Broom is known at Maquis in France, hence the Maquis were rural guerrilla bands of French Resistance fighters, called maquisards, during the Nazi occupation of France in World War Two. Initially, they were composed of men and women who had escaped into the mountains to avoid conscription into Vichy France's Service du travail obligatoire ("Compulsory Work Service" or STO) to provide forced labour for Germany. To avert capture and deportation to Germany, they became increasingly organized into active resistance groups.

Memorial 33.
Flying Officer Robert William Walker Lutz - 247 Squadron - Typhoon Raider. WW2


"Uncle Bob" was killed in action on the 21st September 1944 during the battle for Arnhem whilst attacking enemy forces in his Typhoon fighter aircraft. He was a member of 247 Squadron RAF (China/British). This memorial plaque is set in front of a Prunus serrulata tree (Royal Burgandy).

Memorial 34.
The Reconnaissance Corps and 46 Reconnaissance Corps


The Reconnaissance Corps, or simply Recce Corps, was a corps of the British Army, formed during the Second World War whose units provided the mobile spearhead of infantry divisions. It was formed from infantry brigade reconnaissance groups on 14 January 1941. All the brigade reconnaissance groups of each infantry corps were formed into reconnaissance battalions, each usually bearing the number of its relevant division. For example, the 43rd Battalion, Reconnaissance Corps (based on the 5th Battalion, Gloucestershire Regiment) was the divisional reconnaissance battalion of the 43rd (Wessex) Division.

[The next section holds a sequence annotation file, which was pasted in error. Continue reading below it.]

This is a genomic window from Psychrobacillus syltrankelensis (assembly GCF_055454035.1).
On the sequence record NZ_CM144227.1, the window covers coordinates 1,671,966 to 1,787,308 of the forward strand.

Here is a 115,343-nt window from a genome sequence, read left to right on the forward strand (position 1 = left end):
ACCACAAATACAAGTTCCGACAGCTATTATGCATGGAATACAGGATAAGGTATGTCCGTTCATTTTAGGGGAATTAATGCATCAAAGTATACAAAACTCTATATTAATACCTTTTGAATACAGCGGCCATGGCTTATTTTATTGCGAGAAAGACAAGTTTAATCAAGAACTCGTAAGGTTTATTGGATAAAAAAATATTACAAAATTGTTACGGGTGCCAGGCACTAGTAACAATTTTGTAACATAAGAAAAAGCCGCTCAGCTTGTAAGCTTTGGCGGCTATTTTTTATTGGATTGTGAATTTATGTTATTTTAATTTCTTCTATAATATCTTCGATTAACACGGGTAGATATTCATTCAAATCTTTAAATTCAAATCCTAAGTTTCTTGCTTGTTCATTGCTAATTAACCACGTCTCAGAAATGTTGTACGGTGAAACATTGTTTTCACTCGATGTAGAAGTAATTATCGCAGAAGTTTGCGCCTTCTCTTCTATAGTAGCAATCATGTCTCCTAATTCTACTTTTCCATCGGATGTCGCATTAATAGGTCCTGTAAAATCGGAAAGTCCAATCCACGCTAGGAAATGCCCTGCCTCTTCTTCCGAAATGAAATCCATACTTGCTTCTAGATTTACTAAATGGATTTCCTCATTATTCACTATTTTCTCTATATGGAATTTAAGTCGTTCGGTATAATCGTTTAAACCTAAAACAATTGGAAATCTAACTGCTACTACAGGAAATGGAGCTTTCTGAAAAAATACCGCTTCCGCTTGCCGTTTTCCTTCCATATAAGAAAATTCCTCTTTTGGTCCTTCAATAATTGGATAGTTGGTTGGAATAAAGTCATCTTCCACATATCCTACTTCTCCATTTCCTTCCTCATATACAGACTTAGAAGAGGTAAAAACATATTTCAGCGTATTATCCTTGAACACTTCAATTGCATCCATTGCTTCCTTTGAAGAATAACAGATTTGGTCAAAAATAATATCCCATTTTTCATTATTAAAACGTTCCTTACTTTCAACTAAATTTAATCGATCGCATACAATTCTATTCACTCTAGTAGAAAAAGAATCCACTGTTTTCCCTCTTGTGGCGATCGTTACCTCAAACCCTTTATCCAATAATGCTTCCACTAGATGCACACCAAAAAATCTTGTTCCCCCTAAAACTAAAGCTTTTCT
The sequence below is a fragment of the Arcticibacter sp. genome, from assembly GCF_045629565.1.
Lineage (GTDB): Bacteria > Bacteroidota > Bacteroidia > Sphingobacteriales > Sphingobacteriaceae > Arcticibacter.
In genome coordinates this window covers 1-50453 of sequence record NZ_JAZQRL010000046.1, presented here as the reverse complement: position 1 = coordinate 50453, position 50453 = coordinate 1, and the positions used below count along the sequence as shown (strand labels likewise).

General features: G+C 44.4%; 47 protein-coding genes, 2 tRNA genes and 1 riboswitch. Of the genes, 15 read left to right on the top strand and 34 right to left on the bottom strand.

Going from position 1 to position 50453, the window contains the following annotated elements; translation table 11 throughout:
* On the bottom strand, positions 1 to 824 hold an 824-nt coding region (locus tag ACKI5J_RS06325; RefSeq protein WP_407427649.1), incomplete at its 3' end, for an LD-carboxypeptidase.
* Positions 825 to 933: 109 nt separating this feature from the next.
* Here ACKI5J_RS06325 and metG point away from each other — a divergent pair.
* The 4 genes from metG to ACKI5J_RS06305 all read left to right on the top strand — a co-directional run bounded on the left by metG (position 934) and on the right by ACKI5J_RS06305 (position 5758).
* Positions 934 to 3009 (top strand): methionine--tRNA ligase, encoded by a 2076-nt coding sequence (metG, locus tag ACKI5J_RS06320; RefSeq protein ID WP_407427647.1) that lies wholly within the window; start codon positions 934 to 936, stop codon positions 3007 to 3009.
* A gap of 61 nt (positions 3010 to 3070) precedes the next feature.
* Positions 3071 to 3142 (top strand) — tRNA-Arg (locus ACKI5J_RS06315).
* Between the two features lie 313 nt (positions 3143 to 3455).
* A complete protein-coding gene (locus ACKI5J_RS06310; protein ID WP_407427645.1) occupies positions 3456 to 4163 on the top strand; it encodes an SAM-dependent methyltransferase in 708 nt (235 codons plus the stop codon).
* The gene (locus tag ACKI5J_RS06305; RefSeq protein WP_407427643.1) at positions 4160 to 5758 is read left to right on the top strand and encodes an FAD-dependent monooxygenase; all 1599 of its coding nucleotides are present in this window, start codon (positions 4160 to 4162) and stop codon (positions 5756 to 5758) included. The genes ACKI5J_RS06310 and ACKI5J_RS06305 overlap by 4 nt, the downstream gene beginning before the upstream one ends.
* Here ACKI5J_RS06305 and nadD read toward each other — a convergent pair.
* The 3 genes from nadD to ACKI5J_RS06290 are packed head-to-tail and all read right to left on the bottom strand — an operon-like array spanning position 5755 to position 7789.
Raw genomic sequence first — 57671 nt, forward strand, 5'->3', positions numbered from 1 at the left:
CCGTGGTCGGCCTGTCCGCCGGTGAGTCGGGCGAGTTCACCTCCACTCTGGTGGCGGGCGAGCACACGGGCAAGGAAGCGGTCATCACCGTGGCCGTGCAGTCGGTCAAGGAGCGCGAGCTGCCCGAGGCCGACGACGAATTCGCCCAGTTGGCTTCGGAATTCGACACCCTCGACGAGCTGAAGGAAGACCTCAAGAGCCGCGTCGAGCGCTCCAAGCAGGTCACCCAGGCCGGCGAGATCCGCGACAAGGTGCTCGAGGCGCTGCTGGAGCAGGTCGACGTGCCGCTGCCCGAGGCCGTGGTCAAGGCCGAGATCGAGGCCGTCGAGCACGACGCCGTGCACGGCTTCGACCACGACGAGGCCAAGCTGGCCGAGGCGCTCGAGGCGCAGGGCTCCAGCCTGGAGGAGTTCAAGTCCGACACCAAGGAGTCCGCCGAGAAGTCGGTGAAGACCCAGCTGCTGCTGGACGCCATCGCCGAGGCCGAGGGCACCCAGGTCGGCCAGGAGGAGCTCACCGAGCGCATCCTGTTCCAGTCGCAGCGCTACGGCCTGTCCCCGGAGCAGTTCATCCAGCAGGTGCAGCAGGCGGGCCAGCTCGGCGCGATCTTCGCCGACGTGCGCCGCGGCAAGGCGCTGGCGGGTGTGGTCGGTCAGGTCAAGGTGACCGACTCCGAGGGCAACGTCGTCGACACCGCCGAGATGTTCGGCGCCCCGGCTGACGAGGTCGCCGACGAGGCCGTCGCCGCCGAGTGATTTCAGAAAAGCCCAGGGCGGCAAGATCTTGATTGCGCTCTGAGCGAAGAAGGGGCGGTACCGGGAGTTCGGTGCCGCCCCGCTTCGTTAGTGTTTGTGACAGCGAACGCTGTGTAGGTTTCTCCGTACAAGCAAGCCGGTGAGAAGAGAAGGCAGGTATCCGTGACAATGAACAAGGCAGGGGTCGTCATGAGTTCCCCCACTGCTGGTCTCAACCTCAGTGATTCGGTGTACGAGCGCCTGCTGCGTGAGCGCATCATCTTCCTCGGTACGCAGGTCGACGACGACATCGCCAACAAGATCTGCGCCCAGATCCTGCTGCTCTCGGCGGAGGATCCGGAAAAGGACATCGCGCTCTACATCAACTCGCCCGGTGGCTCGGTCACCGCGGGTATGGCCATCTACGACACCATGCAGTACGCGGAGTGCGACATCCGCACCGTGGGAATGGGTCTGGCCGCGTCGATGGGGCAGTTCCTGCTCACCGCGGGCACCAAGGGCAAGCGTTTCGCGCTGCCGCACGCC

Initially, coming from infantry units, reconnaissance units used the infantry designations of battalions, companies and platoons. However, from 6 June 1942, the Corps changed to the cavalry descriptions of regiments, squadrons and troops. The Corps became part of the Royal Armoured Corps (RAC) in 1944, still maintaining its own cap badge with two lightning strikes supporting an upright spear. With the end of the war, this number of reconnaissance units was not needed and the Reconnaissance Corps was disbanded in August 1946. Reconnaissance duties reverted to regular armoured units of the RAC.

Memorial 35.
Breakaway Survival Tree Seat Project 2005


This memorial seat and others in the Grove were carved by Mike Colton from a giant Sequoia red wood donated by Letton Court Farm, Herefordshire. It had originally been brought over from America in the 1850's. This the largest of the seats weighed in at 4 tonnes. Now they are a haven for wildlife and plants. The main tree seats are set in Garden 1 and Garden 4, but a smaller piece is set in Garden 2 and if you count the rings you will find over 140!